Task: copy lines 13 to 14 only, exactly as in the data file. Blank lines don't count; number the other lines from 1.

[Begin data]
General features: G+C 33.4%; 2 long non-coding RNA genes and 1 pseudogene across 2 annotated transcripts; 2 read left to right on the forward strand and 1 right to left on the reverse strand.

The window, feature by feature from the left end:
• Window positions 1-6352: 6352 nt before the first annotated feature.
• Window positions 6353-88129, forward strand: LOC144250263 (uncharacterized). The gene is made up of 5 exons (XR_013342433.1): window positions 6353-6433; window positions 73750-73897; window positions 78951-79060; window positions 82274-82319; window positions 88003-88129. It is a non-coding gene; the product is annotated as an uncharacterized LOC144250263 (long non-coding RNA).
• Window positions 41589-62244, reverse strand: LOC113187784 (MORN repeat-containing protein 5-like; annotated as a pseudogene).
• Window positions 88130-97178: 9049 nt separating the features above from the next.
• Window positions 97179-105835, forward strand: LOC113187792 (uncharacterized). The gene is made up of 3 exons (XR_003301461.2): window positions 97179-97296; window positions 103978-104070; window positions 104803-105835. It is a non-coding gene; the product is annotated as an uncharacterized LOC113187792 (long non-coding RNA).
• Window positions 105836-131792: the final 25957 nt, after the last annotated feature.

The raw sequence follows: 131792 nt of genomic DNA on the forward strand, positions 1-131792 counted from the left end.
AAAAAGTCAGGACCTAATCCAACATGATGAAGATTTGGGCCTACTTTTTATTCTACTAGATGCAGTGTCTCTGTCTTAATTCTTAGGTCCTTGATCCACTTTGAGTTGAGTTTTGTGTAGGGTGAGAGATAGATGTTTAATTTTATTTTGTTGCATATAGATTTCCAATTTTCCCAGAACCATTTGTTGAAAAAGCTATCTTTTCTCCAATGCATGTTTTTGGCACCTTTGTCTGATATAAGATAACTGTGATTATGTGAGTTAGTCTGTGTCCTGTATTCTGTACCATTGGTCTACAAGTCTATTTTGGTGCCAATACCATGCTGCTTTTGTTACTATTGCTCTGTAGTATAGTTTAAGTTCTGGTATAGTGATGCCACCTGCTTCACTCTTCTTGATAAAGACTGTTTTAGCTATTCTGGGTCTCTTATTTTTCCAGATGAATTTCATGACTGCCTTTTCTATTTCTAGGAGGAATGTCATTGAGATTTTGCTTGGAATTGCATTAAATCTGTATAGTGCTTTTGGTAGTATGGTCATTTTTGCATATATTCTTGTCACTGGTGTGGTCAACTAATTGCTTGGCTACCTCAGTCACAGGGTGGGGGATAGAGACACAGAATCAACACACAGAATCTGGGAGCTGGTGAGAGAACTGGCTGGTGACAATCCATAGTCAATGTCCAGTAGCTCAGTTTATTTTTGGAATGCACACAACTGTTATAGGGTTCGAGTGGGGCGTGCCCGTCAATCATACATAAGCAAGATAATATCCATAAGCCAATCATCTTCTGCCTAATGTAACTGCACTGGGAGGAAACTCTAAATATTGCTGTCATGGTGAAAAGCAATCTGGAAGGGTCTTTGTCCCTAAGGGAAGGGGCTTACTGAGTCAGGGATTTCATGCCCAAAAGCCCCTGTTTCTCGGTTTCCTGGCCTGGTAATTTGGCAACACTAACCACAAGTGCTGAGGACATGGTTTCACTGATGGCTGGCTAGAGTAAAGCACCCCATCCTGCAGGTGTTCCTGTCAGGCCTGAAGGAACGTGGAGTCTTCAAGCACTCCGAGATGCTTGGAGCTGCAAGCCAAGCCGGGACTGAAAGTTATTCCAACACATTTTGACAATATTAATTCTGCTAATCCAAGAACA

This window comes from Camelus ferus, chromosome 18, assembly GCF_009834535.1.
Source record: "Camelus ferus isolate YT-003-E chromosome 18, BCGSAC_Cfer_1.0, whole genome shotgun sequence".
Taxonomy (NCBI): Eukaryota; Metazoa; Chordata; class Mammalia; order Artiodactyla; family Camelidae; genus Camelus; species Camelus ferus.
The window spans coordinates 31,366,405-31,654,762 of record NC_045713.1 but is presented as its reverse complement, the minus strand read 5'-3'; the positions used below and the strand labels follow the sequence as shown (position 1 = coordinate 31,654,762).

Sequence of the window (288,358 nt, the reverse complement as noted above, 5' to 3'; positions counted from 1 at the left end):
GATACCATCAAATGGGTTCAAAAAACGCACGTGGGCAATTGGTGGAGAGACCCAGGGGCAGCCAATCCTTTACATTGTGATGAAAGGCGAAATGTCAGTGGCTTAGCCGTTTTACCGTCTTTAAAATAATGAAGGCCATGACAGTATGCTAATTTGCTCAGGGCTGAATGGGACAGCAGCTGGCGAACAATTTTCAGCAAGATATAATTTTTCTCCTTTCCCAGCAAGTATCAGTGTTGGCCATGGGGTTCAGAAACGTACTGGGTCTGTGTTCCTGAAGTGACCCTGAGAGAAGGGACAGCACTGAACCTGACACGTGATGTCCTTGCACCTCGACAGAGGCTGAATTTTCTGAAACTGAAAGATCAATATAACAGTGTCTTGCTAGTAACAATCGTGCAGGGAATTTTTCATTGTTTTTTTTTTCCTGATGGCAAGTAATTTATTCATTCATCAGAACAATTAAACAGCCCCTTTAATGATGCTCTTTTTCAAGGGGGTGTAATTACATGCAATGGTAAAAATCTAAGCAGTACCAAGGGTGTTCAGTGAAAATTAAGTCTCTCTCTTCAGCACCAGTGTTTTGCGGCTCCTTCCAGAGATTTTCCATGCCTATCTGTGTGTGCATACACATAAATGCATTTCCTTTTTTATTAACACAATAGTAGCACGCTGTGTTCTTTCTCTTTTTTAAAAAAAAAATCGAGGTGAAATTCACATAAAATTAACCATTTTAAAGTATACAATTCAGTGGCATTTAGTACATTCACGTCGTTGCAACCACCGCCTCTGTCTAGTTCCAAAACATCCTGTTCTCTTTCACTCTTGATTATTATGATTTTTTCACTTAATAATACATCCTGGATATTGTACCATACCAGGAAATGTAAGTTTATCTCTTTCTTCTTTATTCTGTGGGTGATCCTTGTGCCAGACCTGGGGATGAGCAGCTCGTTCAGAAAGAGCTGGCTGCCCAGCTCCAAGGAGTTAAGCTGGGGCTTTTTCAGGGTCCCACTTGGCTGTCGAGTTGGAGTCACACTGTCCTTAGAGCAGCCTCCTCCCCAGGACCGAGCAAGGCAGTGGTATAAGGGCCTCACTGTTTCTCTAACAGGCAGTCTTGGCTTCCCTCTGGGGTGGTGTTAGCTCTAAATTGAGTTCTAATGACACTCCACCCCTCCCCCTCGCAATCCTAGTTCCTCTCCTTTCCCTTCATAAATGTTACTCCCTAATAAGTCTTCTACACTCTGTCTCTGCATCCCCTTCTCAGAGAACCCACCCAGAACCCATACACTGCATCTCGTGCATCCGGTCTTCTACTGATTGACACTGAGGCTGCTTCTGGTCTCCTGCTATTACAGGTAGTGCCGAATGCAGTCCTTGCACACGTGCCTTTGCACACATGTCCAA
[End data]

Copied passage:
Taxonomy (NCBI): Eukaryota; Metazoa; Chordata; class Mammalia; order Artiodactyla; family Camelidae; genus Camelus; species Camelus ferus.
The window spans coordinates 31,366,405-31,654,762 of record NC_045713.1 but is presented as its reverse complement, the minus strand read 5'-3'; the positions used below and the strand labels follow the sequence as shown (position 1 = coordinate 31,654,762).